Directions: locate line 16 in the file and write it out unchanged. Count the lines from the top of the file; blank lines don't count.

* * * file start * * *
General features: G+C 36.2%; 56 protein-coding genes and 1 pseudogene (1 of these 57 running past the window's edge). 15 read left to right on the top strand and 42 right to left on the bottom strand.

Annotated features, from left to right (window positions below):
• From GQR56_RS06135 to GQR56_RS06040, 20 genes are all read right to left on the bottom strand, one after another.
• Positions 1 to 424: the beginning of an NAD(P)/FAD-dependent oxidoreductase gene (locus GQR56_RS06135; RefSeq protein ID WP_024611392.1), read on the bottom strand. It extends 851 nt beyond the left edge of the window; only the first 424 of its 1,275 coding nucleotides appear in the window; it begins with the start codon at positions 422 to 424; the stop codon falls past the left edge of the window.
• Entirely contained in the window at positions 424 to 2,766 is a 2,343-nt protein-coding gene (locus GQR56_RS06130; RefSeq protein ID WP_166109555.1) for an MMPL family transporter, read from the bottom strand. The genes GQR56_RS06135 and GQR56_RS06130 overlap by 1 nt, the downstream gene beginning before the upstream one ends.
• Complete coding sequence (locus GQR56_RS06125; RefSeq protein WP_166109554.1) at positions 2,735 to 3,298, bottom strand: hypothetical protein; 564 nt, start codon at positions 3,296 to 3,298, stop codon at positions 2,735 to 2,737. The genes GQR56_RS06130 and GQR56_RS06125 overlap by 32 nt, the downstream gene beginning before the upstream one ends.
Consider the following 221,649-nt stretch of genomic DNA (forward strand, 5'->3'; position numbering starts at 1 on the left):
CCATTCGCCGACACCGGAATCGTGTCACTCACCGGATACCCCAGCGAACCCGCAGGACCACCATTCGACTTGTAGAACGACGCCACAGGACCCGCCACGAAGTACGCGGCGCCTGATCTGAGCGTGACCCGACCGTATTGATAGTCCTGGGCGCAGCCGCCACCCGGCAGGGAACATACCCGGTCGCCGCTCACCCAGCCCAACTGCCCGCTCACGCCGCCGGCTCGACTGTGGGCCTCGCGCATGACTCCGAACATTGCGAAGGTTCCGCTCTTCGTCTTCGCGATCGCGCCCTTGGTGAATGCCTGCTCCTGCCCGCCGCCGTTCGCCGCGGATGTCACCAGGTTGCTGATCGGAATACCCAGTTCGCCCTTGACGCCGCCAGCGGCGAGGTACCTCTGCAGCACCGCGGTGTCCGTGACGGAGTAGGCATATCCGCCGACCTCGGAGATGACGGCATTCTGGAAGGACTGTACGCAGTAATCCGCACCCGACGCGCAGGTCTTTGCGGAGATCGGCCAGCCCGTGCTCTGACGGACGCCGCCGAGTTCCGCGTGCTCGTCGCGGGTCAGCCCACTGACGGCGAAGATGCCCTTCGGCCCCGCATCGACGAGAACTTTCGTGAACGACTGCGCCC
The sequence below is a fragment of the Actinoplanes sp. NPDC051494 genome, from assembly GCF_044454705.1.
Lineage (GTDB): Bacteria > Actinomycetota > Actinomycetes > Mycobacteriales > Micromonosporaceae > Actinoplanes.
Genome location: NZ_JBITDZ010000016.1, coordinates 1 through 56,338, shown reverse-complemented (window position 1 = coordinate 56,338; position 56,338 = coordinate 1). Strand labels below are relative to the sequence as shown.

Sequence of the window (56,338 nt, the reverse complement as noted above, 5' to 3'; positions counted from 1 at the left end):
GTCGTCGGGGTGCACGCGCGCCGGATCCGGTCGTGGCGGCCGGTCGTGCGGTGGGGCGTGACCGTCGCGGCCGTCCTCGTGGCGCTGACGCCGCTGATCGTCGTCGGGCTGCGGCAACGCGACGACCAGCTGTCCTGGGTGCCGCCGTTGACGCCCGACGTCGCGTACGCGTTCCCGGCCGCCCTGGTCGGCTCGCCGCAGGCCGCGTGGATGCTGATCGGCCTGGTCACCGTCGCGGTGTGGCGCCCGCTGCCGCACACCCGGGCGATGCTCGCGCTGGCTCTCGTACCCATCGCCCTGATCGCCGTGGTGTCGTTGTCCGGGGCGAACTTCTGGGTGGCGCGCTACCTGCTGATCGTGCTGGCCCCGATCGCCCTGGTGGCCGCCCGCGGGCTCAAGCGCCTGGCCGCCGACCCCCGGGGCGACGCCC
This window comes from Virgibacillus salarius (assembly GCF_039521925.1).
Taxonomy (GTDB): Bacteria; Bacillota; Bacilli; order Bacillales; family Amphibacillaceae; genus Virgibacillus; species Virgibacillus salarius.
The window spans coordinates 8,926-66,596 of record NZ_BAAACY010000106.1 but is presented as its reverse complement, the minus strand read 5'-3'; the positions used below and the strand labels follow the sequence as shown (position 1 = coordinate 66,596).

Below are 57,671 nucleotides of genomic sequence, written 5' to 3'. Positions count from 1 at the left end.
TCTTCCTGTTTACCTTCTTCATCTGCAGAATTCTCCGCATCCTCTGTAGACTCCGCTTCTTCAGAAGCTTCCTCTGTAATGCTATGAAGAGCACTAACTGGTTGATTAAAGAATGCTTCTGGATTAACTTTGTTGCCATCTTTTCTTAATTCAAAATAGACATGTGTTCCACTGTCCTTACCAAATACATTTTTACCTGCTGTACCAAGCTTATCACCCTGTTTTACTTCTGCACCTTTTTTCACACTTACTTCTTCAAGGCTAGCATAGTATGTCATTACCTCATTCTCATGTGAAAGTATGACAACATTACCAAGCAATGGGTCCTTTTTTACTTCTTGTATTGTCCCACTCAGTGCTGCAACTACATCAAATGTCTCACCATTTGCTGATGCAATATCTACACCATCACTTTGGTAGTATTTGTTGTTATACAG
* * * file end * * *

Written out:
The window spans coordinates 8,926-66,596 of record NZ_BAAACY010000106.1 but is presented as its reverse complement, the minus strand read 5'-3'; the positions used below and the strand labels follow the sequence as shown (position 1 = coordinate 66,596).